Grape growers support tax
El Dorado County grape growers are applauding a tax Gov. Gray Davis placed upon the state’s $33 billion wine industry last week.
California will assess $3 on every $1,000 of grapes sold for wine or juice in an effort to stop an insect that has spread disease through vineyards in 15 California counties since 1999.
Lawmakers estimate the tax will raise $5 million annually until 2006 to fund research of the glassy-winged sharpshooter, a one-half-inch long, bacteria-spreading insect that can quickly fly vast distances.
The sharpshooter has spread the vine-killing Pierce’s disease primarily in Southern California, causing losses in the millions of dollars to Temecula Valley growers alone.
Although El Dorado County vineyards haven’t experienced damage, area winery association members are anxious to stop sharpshooter infestations short of the county line.
“It would be really ignorant for us not to support this assessment,” said Barbara MacCready, co-owner of Sierra Vista Winery in Placerville. “We certainly want to find a cure before it reaches here. It’s just a matter of time.”
Bill Snodgrass, El Dorado County secretary of agriculture, said a nursery shipment from Southern California transported sharpshooters into Cameron Park a few months ago, although the insects weren’t carrying Pierce’s disease.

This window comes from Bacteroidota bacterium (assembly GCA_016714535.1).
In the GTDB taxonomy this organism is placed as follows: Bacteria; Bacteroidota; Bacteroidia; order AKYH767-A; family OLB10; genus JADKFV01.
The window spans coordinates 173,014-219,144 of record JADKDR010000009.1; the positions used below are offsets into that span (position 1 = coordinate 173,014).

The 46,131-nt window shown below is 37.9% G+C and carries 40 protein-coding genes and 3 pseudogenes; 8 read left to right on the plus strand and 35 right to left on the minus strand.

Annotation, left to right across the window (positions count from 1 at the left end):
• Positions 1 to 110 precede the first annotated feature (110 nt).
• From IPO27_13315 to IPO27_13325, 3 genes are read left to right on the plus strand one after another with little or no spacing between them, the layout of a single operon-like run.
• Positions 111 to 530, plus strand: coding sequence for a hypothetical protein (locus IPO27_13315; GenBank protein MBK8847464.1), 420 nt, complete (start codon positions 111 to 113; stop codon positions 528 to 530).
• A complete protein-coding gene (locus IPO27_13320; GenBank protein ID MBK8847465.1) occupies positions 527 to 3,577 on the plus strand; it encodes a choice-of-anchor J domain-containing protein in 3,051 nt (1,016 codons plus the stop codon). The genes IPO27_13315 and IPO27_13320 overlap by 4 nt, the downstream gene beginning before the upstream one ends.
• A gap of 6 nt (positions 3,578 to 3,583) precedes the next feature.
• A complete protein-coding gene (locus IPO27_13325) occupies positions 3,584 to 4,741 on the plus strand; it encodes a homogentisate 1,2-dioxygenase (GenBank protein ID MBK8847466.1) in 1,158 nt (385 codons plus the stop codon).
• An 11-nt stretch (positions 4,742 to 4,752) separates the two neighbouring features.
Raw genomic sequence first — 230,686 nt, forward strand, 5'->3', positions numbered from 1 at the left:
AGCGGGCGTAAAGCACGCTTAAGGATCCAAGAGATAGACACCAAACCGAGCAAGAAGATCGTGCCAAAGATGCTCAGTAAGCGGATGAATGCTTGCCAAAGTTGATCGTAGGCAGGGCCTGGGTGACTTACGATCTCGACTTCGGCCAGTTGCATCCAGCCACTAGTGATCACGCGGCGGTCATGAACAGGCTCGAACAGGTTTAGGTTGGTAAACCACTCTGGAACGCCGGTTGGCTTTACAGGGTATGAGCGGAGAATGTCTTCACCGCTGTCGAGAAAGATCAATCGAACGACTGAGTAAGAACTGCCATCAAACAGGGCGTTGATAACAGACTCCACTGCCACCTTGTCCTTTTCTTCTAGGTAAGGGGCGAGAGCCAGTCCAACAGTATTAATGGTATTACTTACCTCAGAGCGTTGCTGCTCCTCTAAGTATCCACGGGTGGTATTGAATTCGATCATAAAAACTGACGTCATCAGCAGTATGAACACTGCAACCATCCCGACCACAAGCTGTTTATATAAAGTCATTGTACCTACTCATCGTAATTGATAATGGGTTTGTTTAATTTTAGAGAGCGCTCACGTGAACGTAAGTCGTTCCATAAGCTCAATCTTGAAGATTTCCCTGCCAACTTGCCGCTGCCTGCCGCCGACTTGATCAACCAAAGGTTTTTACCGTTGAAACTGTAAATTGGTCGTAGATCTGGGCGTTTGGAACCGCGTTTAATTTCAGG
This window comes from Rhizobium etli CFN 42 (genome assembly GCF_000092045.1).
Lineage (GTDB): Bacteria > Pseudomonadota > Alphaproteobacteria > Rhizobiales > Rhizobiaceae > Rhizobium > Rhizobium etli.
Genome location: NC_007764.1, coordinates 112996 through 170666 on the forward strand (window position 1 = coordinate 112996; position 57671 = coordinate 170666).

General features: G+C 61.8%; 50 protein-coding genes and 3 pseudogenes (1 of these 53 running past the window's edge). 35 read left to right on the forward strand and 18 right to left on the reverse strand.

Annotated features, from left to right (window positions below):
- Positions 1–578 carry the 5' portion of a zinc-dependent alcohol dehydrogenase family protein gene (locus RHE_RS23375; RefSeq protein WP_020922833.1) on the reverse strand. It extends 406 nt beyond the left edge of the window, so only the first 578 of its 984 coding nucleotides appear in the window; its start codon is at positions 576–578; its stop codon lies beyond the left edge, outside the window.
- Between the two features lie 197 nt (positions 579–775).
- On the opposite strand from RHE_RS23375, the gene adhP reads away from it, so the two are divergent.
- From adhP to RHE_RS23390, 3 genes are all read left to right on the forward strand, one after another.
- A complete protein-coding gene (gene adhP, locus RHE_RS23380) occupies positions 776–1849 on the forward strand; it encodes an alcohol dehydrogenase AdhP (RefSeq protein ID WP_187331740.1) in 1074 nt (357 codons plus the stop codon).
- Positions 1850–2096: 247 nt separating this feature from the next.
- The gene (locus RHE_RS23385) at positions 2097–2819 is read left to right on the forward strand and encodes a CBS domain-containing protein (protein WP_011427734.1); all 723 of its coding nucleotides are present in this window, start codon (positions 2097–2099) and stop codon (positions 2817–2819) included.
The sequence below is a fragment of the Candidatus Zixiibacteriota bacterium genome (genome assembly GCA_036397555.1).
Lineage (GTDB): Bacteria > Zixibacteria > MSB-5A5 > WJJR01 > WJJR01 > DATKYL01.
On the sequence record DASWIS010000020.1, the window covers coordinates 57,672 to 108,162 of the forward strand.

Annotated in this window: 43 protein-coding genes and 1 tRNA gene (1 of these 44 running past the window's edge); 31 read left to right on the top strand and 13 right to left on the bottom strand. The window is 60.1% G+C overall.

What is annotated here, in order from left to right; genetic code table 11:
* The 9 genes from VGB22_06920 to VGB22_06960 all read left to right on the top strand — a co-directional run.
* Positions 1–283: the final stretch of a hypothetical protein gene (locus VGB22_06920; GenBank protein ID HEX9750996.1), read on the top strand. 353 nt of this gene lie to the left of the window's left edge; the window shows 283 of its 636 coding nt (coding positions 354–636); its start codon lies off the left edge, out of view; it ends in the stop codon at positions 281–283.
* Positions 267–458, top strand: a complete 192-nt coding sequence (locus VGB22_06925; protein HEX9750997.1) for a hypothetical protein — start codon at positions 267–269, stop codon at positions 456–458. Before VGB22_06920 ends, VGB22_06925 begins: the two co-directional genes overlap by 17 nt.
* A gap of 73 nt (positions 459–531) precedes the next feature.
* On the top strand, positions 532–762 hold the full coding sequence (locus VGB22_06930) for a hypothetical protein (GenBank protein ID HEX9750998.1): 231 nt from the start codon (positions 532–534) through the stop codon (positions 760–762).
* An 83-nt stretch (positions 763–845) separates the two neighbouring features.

In response, El Dorado County placed 500 traps throughout the West Slope to catch the insects. Each nursery shipment is also inspected when it comes into the county.
“If we just had one or the other we’d be OK,” Snodgrass said. “But if you get the combination of the two it has the potential to wipe out your crop.”
The California Department of Food and Agriculture inspected more than 50,000 shipments of nursery plants and more than 100,000 shipments of grapes in the past year.
Snodgrass said Pierce’s disease has been around for almost a century.
About 25 years ago, the disease wiped out most of Napa Valley’s grape crop, forcing the lucrative wine country to replant.
Snodgrass said the sharpshooter has the potential to wreak more havoc than the insect that spread Pierce’s in Napa more than two decades ago.
The sharpshooter is a much more indiscriminate carrier and has been able to spread the disease rapidly. It can find hosts in more than 200 plant species, including oleander, apricot and alfalfa.
With the annual tax, Snodgrass said researchers hope to develop a resistant root to predators like the sharpshooter in order to protect the county’s $80 million cash crop.
The tax, which grape growers and wine producers will begin paying this year, was part of a bill authored by Assemblywoman Patricia Wiggins, D-Santa Rosa.
To date, more than $39 million in state and federal funds has been allocated to fight Pierce’s disease and the sharpshooter that spreads it.
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